JPMorgan Chase & Co. (NYSE:JPM) and Wells Fargo & Co (NYSE:WFC) kick off big-bank earnings season next Tuesday, and hopes are running high that some of the biggest drags on performance over the last few years are finally behind them.
Indeed, the way things are shaping up, JPM and WFC could be relative bright spots in what’s expected to be a pretty poor earnings season.
After all, the S&P 500 is forecast to suffer its first profit decline since the third quarter of 2012. Energy stocks will lead the way lower because of plunging prices for oil, but weakness should extend to stocks in the materials, utilities, telecommunications and consumer staples sectors.
In contrast to those gloomy profit expectations stand financial stocks, which are expected to produce the highest profit growth of any market sector this earnings season. The financial sector should produce profit growth of 5.3%, according to data from Thomson Reuters, with the bulk of that earnings increase being driven by big banks.
That’s because the truly punishing days of banks’ bottom line being eviscerated by legal costs and settlements are over. A pickup in volatility should help revenue from big banks’ trading operations — notably in the lucrative fixed income market — and even loan growth is thought to have picked up.
But not all big banks will deliver as much to sector earnings growth as others. Case in point: JPMorgan earnings and Wells Fargo earnings. JPM is projected to report an increase in profits, while WFC is expected to report a decline.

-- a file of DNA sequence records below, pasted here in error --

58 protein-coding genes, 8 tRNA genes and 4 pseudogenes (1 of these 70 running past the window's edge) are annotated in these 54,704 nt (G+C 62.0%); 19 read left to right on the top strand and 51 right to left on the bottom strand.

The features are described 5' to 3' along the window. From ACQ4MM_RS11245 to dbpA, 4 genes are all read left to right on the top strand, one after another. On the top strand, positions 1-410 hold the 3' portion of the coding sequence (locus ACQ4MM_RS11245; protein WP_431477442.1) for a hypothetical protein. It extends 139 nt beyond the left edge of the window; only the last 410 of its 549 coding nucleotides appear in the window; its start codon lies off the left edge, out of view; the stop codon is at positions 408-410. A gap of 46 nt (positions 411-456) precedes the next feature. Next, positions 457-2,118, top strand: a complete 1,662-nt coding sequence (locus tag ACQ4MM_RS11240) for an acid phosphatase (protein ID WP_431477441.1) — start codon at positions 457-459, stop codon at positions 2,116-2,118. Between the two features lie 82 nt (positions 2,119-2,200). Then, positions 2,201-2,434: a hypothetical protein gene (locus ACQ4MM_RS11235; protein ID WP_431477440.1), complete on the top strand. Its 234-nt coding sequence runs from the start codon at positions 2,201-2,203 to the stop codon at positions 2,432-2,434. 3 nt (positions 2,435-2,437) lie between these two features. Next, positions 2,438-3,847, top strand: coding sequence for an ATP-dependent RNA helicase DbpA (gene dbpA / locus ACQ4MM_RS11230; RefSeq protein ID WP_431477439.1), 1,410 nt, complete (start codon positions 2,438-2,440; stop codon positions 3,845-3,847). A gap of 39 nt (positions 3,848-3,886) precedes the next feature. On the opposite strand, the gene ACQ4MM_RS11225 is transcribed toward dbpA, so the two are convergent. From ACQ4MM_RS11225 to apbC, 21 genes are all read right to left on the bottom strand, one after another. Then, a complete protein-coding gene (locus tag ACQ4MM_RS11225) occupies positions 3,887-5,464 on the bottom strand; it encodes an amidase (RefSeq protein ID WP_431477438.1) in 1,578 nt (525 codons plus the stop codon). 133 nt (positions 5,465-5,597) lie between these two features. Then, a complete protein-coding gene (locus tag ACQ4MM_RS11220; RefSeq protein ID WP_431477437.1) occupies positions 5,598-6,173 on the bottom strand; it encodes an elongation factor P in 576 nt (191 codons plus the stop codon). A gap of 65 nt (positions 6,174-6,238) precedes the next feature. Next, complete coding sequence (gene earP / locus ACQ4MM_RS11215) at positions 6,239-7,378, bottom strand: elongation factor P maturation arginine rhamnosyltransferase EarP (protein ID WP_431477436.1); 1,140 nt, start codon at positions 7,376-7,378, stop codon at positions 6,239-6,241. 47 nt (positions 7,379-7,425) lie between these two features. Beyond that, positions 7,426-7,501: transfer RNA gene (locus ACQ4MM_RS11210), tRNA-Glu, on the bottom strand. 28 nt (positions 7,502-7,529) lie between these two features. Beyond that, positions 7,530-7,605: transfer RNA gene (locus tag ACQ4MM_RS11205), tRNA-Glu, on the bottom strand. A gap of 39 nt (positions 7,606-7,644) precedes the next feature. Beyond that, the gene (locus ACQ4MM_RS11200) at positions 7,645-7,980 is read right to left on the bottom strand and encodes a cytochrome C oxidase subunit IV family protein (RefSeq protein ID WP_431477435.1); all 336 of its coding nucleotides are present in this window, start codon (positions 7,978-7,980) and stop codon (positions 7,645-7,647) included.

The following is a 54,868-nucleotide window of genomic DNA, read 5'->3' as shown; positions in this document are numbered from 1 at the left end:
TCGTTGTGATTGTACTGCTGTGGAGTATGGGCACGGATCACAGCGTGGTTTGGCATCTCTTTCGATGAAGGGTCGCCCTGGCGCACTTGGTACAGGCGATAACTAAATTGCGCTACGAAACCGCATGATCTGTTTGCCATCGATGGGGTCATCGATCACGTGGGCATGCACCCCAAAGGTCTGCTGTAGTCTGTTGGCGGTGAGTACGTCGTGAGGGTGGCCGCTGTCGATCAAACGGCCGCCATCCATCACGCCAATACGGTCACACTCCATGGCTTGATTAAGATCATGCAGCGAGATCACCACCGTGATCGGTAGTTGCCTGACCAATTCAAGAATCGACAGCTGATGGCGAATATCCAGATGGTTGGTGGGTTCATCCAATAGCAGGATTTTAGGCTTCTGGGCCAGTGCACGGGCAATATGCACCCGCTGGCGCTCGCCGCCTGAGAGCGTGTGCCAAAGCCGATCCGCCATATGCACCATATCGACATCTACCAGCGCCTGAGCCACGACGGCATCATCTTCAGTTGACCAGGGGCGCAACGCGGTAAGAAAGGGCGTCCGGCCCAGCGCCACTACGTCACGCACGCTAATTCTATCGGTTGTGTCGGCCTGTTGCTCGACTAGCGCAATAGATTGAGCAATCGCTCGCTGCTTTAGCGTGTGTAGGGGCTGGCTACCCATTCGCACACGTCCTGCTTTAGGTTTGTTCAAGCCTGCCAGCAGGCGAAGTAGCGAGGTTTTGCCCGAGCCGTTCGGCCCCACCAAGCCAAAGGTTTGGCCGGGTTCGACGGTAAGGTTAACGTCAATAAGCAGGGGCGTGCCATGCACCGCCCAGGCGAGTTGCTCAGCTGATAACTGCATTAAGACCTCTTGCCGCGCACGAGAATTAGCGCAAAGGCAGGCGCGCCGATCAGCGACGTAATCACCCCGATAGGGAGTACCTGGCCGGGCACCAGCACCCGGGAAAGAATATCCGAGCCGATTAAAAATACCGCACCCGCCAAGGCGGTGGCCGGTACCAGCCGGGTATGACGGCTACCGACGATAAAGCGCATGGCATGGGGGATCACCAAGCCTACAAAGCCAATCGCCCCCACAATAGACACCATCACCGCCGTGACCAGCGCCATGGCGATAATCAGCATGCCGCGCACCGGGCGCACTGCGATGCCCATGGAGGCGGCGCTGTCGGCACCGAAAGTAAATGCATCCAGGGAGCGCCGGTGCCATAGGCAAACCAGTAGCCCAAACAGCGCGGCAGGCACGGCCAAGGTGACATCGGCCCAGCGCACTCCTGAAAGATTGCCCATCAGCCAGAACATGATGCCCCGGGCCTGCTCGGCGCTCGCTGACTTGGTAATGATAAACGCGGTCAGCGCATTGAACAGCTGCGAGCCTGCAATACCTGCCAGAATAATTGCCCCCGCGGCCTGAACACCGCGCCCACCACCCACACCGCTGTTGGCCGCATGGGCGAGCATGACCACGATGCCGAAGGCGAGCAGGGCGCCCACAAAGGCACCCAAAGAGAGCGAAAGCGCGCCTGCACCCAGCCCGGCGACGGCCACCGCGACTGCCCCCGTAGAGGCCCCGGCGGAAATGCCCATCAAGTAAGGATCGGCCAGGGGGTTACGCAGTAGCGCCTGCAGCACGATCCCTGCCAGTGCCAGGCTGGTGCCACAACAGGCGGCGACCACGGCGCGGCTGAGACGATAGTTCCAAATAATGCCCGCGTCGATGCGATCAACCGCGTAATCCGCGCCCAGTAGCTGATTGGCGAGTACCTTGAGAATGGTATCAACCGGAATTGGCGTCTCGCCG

Here’s a quick look at JPM and WFC ahead of earnings:
JPMorgan (JPM) Earnings
Analysts surveyed by Thomson Reuters forecast JPM’s EPS to rise to $1.38 a share from $1.28 a year ago. Revenue is forecast to rise 2.2%, to $24.39 billion. Like many big banks with large trading operations, a lack of volatility in the fixed income, currencies and commodities (FICC) markets has been depressing results for more than a year.
Helpfully, anticipation of a Federal Reserve rate hike, the upward march of the strong dollar, and plunging oil prices have breathed life into FICC markets — those should benefit JPM’s bottom line. At the same time, mergers-and-acquisitions activity continues to accelerate, hitting levels not seen since the financial crisis.
JPM, with its heavy reliance on investment banking and large exposure to the capital, currency and commodities markets, stands to benefit from the big rebound in trading and IPOs.
Wells Fargo (WFC) Earnings
WFC will have to console itself with its position of being the best big-bank stock this earnings season, as earnings come under pressure from tough year-ago comparisons, a sluggish mortgage market and declining net interest margins.
WFC is projected to report EPS of 98 cents a share in the first quarter, down from $1.05 in the same quarter a year ago. Revenue is expected to grow 3%, to $21.24 billion. WFC’s investment banking business is comparatively small, so it won’t help the bottom line to the extent we should see at JPM.
Rather, the quarter looks to be a story of WFC struggling with soft mortgage lending volume. Furthermore, the release of big loan-loss reserves — which did so much to boost year-ago earnings — has come to an end.
If JPM or WFC can offer some upside surprise and a sunny outlook, it might be enough to pull the stocks out of negative territory for the year-to-date. Given its reliance on trading, which is hard to forecast, we’re more likely to see that happen with JPM. If you’re looking for a big-bank stock to pop on earnings, JPM is the better bet.
As of this writing, Dan Burrows did not hold a position in any of the aforementioned securities.
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